Leads Pack of New Android App Stores

Google's Android operating system is so open source, so companies such as, Verizon and Sprint are taking advantage of the platform to offer mobile applications.

Want to set up shop and sell mobile applications? There's a platform for that: Android, operating system Google unleashed to the open source community. And companies taking advantage of the search engine's largesse.

The Wall Street Journal advanced the story TechCrunch started last month that is launching a shop for Android apps that would compete with Google's own Android Market and Apple's App Store.

Developers would pay an annual $99 fee to join. Following the example set by Apple and Google, will command a 30 percent cut of app sales, with the developers keeping the rest.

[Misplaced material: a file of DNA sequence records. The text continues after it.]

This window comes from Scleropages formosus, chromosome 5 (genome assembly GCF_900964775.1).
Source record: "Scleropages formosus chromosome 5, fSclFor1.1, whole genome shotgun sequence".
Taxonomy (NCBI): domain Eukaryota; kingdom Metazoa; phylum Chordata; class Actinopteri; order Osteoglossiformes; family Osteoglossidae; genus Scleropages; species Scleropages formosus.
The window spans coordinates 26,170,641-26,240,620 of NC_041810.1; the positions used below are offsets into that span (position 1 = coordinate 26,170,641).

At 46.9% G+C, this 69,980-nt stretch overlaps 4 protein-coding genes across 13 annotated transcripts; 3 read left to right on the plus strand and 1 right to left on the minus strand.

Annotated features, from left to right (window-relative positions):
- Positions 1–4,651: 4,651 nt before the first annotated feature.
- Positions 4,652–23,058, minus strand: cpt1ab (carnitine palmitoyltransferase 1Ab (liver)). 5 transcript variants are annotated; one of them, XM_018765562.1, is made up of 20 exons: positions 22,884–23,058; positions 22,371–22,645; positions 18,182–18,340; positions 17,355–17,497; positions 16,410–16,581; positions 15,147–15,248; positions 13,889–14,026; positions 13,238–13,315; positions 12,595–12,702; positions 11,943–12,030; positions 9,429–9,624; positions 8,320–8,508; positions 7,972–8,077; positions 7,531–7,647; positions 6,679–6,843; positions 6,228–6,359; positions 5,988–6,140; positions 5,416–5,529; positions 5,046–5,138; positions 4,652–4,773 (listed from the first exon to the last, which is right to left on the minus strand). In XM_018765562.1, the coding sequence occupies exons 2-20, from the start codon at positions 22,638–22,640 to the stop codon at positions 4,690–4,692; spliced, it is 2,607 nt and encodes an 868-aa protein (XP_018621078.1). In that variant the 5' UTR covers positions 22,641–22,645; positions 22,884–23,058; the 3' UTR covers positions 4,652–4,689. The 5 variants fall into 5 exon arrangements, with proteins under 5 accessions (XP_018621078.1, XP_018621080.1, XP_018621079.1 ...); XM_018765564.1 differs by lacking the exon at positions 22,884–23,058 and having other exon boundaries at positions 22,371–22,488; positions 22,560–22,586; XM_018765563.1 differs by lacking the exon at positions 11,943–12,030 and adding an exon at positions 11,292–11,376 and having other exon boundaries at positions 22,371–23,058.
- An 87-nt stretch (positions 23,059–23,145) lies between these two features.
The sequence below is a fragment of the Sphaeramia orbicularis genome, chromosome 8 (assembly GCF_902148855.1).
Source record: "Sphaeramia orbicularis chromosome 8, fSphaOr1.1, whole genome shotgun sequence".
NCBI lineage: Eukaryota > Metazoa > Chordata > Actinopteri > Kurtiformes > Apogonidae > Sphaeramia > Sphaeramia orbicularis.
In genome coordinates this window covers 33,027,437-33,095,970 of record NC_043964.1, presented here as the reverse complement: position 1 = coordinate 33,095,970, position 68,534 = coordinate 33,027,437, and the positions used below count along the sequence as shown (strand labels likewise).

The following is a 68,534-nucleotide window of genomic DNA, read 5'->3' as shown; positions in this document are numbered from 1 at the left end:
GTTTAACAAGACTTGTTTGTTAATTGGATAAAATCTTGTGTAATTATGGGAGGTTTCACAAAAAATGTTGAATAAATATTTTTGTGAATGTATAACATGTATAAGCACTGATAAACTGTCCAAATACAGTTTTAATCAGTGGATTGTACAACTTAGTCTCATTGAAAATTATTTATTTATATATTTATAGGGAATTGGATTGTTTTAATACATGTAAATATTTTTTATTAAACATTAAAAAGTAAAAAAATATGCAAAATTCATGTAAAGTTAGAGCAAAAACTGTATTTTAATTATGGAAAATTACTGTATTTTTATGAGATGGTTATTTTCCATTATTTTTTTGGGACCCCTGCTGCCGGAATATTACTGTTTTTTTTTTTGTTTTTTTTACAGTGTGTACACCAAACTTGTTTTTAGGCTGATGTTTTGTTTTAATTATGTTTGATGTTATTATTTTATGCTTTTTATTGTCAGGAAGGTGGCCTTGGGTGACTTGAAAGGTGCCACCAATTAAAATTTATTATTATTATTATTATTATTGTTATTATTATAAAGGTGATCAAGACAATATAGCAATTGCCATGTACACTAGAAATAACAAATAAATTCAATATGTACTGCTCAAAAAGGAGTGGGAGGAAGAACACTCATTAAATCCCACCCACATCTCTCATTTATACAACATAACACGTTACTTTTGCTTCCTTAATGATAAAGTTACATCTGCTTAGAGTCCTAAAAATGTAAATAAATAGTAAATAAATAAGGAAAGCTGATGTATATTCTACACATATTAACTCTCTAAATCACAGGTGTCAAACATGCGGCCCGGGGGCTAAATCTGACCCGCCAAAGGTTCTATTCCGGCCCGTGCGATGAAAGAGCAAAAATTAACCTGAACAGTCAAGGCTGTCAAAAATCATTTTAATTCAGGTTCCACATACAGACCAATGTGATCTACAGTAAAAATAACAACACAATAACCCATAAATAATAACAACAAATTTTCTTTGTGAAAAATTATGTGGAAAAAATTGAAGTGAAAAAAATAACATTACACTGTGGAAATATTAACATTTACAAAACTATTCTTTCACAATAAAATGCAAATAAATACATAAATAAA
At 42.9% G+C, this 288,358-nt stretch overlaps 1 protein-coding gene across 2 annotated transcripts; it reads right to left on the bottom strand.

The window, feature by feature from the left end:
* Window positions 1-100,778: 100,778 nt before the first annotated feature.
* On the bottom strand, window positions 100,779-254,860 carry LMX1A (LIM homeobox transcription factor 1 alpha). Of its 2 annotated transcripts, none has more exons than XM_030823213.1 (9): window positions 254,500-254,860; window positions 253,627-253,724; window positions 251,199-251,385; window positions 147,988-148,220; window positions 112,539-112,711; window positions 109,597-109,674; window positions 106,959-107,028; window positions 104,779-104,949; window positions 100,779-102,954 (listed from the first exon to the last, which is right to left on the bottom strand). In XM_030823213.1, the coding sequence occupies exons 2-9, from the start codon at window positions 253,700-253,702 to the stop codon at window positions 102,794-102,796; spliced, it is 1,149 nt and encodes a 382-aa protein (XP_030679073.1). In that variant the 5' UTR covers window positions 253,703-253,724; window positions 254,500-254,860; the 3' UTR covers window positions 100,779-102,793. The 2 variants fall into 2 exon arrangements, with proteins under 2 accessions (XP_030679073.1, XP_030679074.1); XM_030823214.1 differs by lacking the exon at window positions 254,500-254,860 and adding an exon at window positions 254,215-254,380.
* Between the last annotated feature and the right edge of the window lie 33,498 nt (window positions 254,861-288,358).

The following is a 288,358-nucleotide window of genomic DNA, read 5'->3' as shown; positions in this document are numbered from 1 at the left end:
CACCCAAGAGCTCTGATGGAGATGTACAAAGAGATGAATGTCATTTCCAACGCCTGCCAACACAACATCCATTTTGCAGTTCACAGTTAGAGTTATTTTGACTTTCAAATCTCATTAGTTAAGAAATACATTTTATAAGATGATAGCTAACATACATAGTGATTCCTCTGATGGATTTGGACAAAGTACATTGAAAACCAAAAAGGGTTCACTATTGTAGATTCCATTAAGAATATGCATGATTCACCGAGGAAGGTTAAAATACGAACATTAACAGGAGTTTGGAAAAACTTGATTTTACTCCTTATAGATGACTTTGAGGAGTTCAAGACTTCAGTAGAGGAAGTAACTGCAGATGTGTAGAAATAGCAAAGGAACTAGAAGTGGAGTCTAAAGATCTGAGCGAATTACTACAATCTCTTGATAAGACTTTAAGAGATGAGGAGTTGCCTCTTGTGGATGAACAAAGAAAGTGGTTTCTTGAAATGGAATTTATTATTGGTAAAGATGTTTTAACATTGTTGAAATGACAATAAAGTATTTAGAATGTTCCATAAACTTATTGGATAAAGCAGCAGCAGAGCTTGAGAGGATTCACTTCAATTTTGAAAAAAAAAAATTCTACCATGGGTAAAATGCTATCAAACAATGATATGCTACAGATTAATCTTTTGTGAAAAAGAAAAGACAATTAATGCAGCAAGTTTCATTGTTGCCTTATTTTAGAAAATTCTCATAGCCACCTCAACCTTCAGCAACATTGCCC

The Journal's report essentially echoes this document, which adds the color that developer will be paid app royalties equal to the greater of (i) 70% of the purchase price or (ii) 20% of the List Price."

Applications, which will be available in the U.S. only and can be displayed on, must include Amazon's digital rights management protection. Moreover, apps sold through may not be sold at a lower price elsewhere.

"We have sole discretion to determine all features and operations of this program and to set the retail price and other terms on which we sell apps," the distribution agreement claims. is essentially leveraging the open source nature of Android, which has soared to grab nearly 20 percent of the smartphone market in the last few months, and built its own walls around it.'s controls around the app store recall its closely-controlled Kindle model.

An Android app store from would follow Verizon's V Cast Apps for Android effort, which launched in September.

V Cast Apps sports more than 5,000 developers and while it clearly competes with Google for Android developers, the company vowed not to hinder the Android Market by controlling the applications that appear on its Android smartphones.